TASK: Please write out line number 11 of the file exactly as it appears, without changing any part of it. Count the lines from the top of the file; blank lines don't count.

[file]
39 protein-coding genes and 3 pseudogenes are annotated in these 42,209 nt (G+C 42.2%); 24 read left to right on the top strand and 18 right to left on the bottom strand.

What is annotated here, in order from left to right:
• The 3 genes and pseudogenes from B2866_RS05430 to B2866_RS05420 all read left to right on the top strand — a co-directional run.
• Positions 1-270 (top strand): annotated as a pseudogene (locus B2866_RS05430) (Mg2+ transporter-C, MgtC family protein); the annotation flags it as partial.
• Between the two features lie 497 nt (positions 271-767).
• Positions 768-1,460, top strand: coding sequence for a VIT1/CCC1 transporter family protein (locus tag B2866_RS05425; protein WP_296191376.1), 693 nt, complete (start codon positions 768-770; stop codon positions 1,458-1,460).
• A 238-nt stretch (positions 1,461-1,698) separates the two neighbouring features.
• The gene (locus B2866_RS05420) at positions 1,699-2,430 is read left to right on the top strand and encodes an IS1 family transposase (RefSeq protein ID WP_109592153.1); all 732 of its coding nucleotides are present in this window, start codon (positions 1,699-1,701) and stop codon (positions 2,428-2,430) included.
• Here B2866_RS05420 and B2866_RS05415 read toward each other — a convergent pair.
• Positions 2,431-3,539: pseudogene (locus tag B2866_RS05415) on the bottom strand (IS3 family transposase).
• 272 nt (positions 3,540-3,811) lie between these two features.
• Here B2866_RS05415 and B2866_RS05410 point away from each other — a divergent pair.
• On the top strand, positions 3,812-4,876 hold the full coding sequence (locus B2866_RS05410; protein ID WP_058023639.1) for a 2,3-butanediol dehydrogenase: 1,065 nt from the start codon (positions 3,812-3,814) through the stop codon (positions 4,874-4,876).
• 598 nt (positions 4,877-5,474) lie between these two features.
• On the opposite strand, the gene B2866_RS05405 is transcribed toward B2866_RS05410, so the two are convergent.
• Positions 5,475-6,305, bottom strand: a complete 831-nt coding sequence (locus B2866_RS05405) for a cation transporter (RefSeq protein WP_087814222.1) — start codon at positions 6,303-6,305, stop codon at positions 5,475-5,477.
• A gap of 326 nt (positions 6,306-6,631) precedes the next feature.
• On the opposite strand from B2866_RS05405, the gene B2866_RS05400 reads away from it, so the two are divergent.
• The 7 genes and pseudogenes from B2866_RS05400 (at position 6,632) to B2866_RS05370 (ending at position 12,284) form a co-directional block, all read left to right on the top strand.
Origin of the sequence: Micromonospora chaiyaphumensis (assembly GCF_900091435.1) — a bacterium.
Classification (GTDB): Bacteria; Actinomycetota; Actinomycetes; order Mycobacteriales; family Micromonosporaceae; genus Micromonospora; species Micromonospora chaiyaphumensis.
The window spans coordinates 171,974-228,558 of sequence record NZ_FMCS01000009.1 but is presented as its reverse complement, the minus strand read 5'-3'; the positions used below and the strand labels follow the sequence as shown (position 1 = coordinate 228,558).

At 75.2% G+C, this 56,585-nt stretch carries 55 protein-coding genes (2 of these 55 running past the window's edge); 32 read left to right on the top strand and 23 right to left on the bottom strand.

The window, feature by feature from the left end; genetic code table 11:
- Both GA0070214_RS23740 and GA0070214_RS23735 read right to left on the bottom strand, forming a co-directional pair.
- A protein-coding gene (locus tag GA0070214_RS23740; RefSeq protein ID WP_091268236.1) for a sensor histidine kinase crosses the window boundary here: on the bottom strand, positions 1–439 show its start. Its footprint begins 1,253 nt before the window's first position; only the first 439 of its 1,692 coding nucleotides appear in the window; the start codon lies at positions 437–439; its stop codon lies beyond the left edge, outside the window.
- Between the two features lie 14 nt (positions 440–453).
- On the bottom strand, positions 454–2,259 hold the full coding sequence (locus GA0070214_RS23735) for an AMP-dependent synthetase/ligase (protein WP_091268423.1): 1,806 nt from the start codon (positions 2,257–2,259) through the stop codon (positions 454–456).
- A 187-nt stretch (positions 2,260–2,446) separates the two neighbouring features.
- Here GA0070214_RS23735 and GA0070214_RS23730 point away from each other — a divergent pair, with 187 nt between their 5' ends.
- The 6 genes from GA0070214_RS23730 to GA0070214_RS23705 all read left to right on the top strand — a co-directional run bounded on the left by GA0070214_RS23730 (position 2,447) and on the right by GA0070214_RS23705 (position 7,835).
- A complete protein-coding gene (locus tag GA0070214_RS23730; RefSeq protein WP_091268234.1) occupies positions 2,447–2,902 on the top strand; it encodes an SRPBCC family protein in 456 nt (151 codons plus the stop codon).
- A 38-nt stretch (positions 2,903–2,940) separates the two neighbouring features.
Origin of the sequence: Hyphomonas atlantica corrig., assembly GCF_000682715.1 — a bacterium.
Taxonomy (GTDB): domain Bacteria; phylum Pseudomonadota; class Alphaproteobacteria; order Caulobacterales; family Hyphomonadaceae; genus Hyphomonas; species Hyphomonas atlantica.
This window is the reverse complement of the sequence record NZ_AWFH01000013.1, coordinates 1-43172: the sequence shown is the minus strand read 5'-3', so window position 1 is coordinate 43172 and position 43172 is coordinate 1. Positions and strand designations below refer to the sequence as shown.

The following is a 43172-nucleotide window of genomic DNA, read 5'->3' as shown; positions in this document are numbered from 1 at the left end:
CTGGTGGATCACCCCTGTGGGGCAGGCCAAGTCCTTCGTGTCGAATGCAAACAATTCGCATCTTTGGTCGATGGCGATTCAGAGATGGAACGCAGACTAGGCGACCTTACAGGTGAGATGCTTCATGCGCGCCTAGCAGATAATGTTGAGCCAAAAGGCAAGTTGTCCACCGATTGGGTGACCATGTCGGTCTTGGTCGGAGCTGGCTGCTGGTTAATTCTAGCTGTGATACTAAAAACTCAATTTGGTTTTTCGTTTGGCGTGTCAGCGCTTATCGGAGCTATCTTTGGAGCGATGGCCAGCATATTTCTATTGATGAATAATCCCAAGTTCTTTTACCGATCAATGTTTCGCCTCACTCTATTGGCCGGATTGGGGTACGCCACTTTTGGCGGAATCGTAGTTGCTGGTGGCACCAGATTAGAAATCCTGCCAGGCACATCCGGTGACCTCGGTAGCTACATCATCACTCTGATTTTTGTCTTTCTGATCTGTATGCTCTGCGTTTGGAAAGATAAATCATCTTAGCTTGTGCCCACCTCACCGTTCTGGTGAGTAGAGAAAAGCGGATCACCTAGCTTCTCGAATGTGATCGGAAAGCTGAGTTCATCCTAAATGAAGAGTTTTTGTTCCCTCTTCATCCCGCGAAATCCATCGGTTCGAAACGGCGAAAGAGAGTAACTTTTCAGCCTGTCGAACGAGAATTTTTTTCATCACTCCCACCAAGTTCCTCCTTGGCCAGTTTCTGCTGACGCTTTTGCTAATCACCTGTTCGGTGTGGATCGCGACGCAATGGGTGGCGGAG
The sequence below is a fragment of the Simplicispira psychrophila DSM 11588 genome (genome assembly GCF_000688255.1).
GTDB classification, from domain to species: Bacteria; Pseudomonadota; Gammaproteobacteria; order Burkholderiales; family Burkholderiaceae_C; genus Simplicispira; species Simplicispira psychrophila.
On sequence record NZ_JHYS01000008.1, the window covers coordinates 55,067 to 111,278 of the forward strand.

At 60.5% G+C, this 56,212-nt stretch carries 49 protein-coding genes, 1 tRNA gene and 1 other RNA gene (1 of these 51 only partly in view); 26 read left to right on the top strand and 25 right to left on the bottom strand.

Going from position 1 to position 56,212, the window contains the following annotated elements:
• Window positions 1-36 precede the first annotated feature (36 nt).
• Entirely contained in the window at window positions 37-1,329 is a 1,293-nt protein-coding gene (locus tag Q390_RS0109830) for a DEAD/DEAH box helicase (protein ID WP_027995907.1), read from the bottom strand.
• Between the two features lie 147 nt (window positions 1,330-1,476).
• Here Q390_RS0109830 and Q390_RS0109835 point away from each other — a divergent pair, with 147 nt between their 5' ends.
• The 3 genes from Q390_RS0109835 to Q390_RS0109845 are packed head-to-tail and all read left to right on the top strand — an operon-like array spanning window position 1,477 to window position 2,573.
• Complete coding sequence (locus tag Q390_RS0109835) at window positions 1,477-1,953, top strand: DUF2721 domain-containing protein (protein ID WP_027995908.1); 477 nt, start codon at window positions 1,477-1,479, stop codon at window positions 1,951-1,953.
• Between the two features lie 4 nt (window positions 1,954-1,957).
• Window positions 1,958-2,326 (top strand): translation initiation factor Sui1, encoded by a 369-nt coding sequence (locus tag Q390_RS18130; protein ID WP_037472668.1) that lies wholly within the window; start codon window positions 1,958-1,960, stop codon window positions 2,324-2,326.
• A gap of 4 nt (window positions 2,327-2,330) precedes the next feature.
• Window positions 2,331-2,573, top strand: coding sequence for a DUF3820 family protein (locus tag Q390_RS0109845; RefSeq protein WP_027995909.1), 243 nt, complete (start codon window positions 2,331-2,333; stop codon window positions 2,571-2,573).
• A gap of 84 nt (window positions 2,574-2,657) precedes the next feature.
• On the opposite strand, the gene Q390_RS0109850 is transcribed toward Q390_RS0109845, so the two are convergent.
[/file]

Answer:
• 272 nt (positions 3,540-3,811) lie between these two features.